In the span of a few weeks, the Catholic Church has been dealt a triple whammy. Oscar awards for Spotlight, the eruption of a massive clergy abuse scandal in Pennsylvania, and Cardinal George Pell's testimony have brought child sexual abuse front and center into public consciousness again.
Spotlight Wins at the Oscars
The 2015 film Spotlight, starring Mark Ruffalo and Michael Keaton, tells the story of the Boston Globe reporters who unearthed child sexual abuse and cover-ups in the Boston Archdiocese. Spotlight director Tom McCarthy told PRI that he hopes the film will inspire new journalists to undertake "strong investigative journalism" on a local and national level.
To the delight of advocates who support clergy abuse victims, Spotlight won Oscars for Best Picture and Best Original Screenplay at the 2016 Academy Awards. According to PIX 11 News, Fox 2 Now, and WHO 13 News, more clergy abuse victims and whistle blowers have sought out the Survivors Network of those Abused by Priests (SNAP) since the Oscars.
A Clergy Abuse Scandal Erupts in Pennsylvania
Pennsylvania was left shaken when the state Attorney General's office released a damning report accusing the Altoona-Johnstown Diocese of rampant child sexual abuse by clergy. The authors of the report described the document as an effort "not to slander a religion but expose the truth about the men who hijacked it for their own grotesque desires."
According to the investigating grand jury report released by the Pennsylvania Office of the Attorney General, hundreds of children were sexually abused by clergy in the Altoona-Johnstown Diocese. Moreover, the report states that Bishops James Hogan and Joseph Adamec failed to report predators to the police, choosing instead to protect the predators instead.
According to the report, special agents of the Office of the Attorney General found overwhelming "evidence of an institutional crisis" in the diocese' files in form of clergy abuse victim statements, letters from victims, and internal correspondence related to offending priests. The grand jury documented child sexual abuse by at least fifty priests and religious leaders in the Altoona-Johnstown Diocese. The bishops' reported inaction resulted in impunity for predatory priests. Bishop Adamec in particular behaved in a callous manner when confronted with abuse in his diocese, according to the report.
"The [FBI's] Behavioral Assessment Unit characterized Bishop Joseph Adamec's approach to sexual child abuse as "laissez-faire." [Supervisory Special Agent] Isom and the group noted in particular that Adamec was mailed an anonymous letter stating that Joseph Bender had sexually abused children. When Adamec interviewed Father Bender he stated he hadn't done anything like that for 20 years. Adamec's bold effort to protect the children of the Diocese was to return Bender to ministry reasoning that if it had been serious the writer would have signed the letter.Adamec reportedly crafted a payout chart that he used to determine how much payout money would be given to clergy abuse victims, according to Pennlive. "Level 1 abuse", such as fondling over clothes, was assigned a diocese payout of $10,000 to $25,000. "Level 4 abuse", which included penetrative abuse, was assigned a payout of $50,000 to $175,000.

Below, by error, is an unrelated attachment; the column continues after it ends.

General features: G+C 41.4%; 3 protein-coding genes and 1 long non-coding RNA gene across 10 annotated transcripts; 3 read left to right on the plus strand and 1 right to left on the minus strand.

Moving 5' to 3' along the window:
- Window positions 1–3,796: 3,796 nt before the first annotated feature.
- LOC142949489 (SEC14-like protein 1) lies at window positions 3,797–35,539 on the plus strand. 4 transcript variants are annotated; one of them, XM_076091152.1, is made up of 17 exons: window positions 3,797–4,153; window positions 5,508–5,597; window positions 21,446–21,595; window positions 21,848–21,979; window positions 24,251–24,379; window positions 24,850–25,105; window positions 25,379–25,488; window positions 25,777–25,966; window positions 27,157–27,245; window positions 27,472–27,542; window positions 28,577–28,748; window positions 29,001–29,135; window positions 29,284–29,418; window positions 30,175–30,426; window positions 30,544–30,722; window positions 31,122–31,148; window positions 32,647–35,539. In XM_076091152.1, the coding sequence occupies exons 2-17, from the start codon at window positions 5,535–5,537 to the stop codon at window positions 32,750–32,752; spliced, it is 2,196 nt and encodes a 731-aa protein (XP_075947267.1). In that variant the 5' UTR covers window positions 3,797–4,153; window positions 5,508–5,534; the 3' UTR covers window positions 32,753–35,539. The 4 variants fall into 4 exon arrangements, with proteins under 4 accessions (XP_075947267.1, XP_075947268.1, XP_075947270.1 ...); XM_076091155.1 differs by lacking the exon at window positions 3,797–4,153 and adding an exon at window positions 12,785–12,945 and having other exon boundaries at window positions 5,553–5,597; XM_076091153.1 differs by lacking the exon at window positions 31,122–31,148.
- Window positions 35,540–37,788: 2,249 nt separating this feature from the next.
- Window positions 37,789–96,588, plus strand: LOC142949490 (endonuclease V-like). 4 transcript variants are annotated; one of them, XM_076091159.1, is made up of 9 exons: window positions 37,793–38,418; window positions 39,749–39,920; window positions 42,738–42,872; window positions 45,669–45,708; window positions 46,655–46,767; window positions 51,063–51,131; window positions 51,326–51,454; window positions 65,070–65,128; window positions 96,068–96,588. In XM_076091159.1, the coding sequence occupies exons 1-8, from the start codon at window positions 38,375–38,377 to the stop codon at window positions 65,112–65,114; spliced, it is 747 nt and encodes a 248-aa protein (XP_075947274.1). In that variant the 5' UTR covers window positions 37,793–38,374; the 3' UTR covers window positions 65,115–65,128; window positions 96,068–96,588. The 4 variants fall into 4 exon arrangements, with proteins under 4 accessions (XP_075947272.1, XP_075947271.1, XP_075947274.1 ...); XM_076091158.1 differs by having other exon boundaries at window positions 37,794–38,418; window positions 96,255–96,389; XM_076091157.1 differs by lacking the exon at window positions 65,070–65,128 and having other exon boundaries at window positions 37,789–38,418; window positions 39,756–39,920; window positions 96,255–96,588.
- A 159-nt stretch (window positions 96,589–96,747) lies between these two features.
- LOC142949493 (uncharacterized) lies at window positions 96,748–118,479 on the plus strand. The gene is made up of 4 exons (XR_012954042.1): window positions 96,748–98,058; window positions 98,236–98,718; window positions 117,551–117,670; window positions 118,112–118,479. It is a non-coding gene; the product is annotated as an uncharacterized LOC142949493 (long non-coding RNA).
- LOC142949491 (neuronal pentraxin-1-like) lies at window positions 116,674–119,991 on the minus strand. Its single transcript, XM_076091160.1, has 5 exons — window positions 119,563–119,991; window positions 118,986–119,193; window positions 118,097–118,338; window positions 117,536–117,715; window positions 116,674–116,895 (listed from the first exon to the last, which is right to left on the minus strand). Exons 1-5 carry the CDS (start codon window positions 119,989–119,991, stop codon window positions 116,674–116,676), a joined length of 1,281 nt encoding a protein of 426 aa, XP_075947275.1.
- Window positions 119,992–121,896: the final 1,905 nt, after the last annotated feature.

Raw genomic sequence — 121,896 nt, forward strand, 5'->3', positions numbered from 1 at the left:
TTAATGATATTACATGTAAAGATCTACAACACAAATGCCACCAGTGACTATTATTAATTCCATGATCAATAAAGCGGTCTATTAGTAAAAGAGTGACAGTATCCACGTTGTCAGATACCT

The FBI noted other incidents where even the accused priests were alarmed that Adamec wasn't taking notes when interviewing them regarding the allegations. Adamec's statement that he would "write down what he needed to remember" would have only furthered the accused's belief that the allegation alone must be insufficient or not important.
While the Grand Jury found it was not Bishop Joseph Adamec's practice to call the police when dealing with allegations of sexual child abuse, the FBI noted ... how little Adamec seemed to be concerned with the wellbeing of the children of his Diocese ..."
Adamec responded to the grand jury report with a statement claiming that "the Grand Jury was not provided with a full and balanced set of facts based on all the materials and information that were available ... As a result of this failure, the above Report contains criticism of Bishop Adamec that is unfounded." The statement insists that Adamec "always adhered to a standard process for investigating, evaluating, and addressing allegations of abuse." (Hat tip to Pennlive.)
After the release of the report, the Altoona-Johnstown Diocese apologized. In a March 3rd statement, Bishop Mark Bartchak offered a 'heartfelt and sincere apology" to the victims, their loved ones, and the people of the diocese. Bartchak promised to publish a list of priests who had been subjects of "credible allegations" as well as their current status.
The Pennsylvania Attorney General's Office launched a hotline for those who wanted to report more clergy abuse accusations. The hotline was immediately flooded with calls, according to the Associated Press and Pennlive.
In the wake of the scandal, SNAP director David Clohessy urged Pennsylvania's Catholic leaders to aggressively battle clergy abuse.